Two weeks ago I came out of the closet. You can read about that here.
Having worn a clergy collar for a burial, I stopped at Starbucks to do some work before going home. The collar elicited not a few stares and prompted a couple of groups of friends to look for another table other than the one next to the ‘Father’ to have their coffee and chat.
But the collar also provoked several sincere questions about life and faith, an oddball question from an even odder person about the Book of Revelation and one pseudo-confession.
And to top it off, I even made sure I tipped the Barista because grace might be free but you don’t people thinking Christians are cheap.
The few hours I spent there made me think there was something to this visible-faith business and, in a previous post, I committed to wearing the collar in a public space once or twice a week during Lent.
This past Friday I went to Barnes and Noble and set up a workstation in the cafe.
To my left and right and all around me were other folks of all ages doing exactly as I was doing. Reading. Studying.
But right there in the front me, only four feet away, was an oldish Hispanic man sitting at a two top curled up against the green column.
The collection of dirty grocery bags spread out around his feet- not to mention his odor- told me he was homeless.
So, there I am:
The gleam of my MacBook shining beneath the overheads, my iPhone at my left like a prized rifle ready to shoot, snacking on my piping hot sun-dried tomato sandwich…wearing my collar.
All we needed were a couple of dogs and you could’ve called me Lazarus.
The homeless man was asleep. Snoring actually though he was still quieter than the realtor behind me yammering into his phone about ‘points.’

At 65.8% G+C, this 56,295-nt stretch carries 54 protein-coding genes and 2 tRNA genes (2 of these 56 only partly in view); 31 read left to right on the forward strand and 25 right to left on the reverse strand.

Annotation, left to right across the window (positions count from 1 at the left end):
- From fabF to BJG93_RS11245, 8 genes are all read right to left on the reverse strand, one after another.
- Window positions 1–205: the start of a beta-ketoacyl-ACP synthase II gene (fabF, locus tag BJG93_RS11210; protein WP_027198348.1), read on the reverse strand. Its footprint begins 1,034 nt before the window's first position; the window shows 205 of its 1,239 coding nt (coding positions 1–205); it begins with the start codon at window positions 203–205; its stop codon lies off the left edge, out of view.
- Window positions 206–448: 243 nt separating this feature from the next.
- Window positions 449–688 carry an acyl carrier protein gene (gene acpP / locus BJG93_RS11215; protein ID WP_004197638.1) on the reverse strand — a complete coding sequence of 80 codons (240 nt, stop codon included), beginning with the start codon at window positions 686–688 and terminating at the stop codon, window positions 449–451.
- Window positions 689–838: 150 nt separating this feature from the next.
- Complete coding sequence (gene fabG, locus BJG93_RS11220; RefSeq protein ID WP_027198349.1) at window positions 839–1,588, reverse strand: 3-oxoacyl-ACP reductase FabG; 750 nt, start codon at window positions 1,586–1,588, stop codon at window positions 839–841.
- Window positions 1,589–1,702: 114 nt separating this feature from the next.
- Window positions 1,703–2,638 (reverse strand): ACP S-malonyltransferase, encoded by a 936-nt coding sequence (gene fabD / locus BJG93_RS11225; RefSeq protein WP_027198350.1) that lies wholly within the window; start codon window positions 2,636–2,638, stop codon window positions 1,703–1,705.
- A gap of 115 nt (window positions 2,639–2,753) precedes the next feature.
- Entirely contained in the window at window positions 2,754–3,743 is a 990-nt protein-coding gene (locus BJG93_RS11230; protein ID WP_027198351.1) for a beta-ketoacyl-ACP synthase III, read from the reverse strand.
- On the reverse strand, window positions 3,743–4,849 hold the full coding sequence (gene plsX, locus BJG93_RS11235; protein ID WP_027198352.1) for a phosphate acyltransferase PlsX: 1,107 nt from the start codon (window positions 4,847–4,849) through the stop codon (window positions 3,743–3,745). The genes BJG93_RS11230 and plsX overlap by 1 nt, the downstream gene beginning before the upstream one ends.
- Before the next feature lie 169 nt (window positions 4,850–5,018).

The homeless man hadn’t seen me there. But everyone else had seen me. To be honest, I’ve no idea if anyone in the cafe had put 1 Homeless Man + 1 Priest together to make any assumptions; they might not have even been looking at me.
But it sure felt like every pair of eyes there in the cafe (plus the nimrod hawking the Nooks) were bearing down on me. Everyone else probably only heard the Norah Jones playing- is Norah Jones ever not playing at BN- but all I could hear was every single freaking person thinking out loud:
‘Look, that priest is stuffing his face with a homeless person right in front of him, disgusting.’
‘See that, it’s easy to talk the talk isn’t it? But when it matters those people don’t actually walk the walk.’
‘This is exactly what’s wrong with organized religion.’
And then above the imaginary din rose another voice, Jesus’ voice. In case you’re wondering, I imagine Jesus’ voice to sound a lot like the Dude from The Big Lebowski.
‘Whenever you do it for the least of these, you do it for me.’
‘Okay, alright’ I said, louder than I realized and to no one but the voices in my head.
He was still sleeping.
I got up and bought a bowl of broccoli cheddar and half a roast beef sandwich. He woke up as I slid the tray onto his table.
‘Gracias’ he said.
I sat back down.
‘¿Cómo se llama usted?’ I asked him. (What is your name?)
‘Jesus’ he replied in a hoarse Spanish accent, ‘Jesus.’
‘No… Bleeping… Way…’ I thought to myself.
God has a sense of humor, I guess. I halfway expected to see goats and sheep stroll past the rack of SI Swimsuit Editions.
Here’s my Lenten confession:
If I hadn’t had that collar on, it would’ve been 50/50 whether or not I ignored Jesus at the table in front of me. If I had looked like a regular Joe, I could’ve gotten away with acting like one.
But with that collar strapped uncomfortably around my neck like a plastic yoke I felt an obligation to Jesus- the one sitting in front of me smelling of the street.
If nothing else, I felt obligated to that Jesus because of the expectations I perceived among the crowd in the cafe.
Before you point it out, I will: I’m well aware that the fact that I was responding to their expectations reveals how fleeting is my sense of obligation to that other homeless Jesus.
Maybe that’s why nuns call their old school outfits ‘habits.’
Maybe we need some outward, visible sign of a faith that’s still trying to get all the way inside us. Maybe we need something like a yoke that pulls us to act on our faith- at least until it becomes a habit of love.